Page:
There is a mountain of research about the positive effects mindfulness-based practices have on individuals. These include behavioral changes, physical changes and even neurological changes.

Having roots dating back more than two thousand years in Eastern cultures, the continual emergence of non-religious contemplative psychological practices is gaining in popularity due to the recognition of these results.

Now there is a much wider acceptance to these various practices and it is found that the applications in life are endless. Our use of these methods in addiction recovery are just a small sampling of the total benefits available to people who seek a better life.

Here you will find some descriptions and links to scientific and clinical research studies that have been completed involving mindfulness practices.

Relative Efficacy of Mindfulness-Based Relapse Prevention, Standard Relapse Prevention, and Treatment as Usual for Substance Use Disorders

Sarah Bowen, PhD; Katie Witkiewitz, PhD; Seema L. Clifasefi, PhD; et al
JAMA Psychiatry. 2014;71(5):547-556

“For individuals in aftercare following initial treatment for substance use disorders, RP and MBRP, compared with TAU, produced significantly reduced relapse risk to drug use and heavy drinking. Relapse prevention delayed time to first drug use at 6-month follow-up, with MBRP and RP participants who used alcohol also reporting significantly fewer heavy drinking days compared with TAU participants. At 12-month follow-up, MBRP offered added benefit over RP and TAU in reducing drug use and heavy drinking. Targeted mindfulness practices may support long-term outcomes by strengthening the ability to monitor and skillfully cope with discomfort associated with craving or negative affect, thus supporting long-term outcomes.”

From the Journal of Substance Abuse Treatment – April 2017:

Mindfulness treatment for substance misuse: A systematic review and meta-analysis.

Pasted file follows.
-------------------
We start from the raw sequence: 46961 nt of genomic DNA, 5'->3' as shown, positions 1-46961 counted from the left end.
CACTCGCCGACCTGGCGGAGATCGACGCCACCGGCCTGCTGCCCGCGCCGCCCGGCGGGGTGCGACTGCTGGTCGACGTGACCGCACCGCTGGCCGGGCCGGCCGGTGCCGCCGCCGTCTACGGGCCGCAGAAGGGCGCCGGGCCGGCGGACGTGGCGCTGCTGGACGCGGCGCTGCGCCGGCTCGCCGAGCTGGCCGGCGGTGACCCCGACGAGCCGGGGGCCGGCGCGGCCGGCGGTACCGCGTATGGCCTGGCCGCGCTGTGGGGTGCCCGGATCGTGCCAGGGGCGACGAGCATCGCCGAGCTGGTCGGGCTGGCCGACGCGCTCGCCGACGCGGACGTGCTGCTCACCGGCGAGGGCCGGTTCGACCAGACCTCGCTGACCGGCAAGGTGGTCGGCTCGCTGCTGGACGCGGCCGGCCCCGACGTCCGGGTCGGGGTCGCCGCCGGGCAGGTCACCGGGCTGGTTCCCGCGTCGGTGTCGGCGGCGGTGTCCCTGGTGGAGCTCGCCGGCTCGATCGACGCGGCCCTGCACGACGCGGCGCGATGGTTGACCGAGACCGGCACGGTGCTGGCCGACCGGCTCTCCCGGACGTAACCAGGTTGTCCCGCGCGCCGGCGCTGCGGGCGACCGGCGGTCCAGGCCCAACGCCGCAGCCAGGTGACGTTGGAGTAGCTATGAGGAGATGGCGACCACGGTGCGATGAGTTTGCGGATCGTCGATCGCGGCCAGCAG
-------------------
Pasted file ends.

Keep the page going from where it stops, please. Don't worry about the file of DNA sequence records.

By: Wen Li, Matthew O. Howard, Eric L. Garland, Patricia McGovern, Michael Lazar
Funded by the National Institutes of Health

High rates of relapse following substance misuse treatment highlight an urgent need for effective therapies. Although the number of empirical studies investigating effects of mindfulness treatment for substance misuse has increased dramatically in recent years, few reviews have examined findings of mindfulness studies. Thus, this systematic review examined methodological characteristics and substantive findings of studies evaluating mindfulness treatments for substance misuse published by 2015. The review also includes the first meta-analysis of randomized controlled trials of mindfulness treatments for substance misuse. Comprehensive bibliographic searches in PubMed, PsycInfo, and Web of Science, identified 42 pertinent studies. Meta-analytic results revealed significant small-to-large effects of mindfulness treatments in reducing the frequency and severity of substance misuse, intensity of craving for psychoactive substances, and severity of stress. Mindfulness treatments were also effective in increasing rates of posttreatment abstinence from cigarette smoking compared to alternative treatments. Mindfulness treatment for substance misuse is a promising intervention for substance misuse, although more research is needed examining the mechanisms by which mindfulness interventions exert their effects and the effectiveness of mindfulness treatments in diverse treatment settings.

Mindfulness Meditation Is Associated With Structural Changes in the Brain

Mindfulness practice leads to increases in regional brain gray matter density.
Hölzel BK1, Carmody J, Vangel M, Congleton C, Yerramsetti SM, Gard T, Lazar SW.

According to a recent study, practicing mindfulness meditation appears to be associated with measurable changes in the brain regions involved in memory, learning, and emotion. Mindfulness meditation focuses attention on breathing to develop increased awareness of the present. Previous research has demonstrated that mindfulness meditation may reduce symptoms of anxiety, depression, and chronic pain, but little is known about its effects on the brain. The focus of the current study — published in the journal Psychiatry Research: Neuroimaging — was to identify brain regions that changed in participants enrolled in an 8-week mindfulness-based stress reduction program.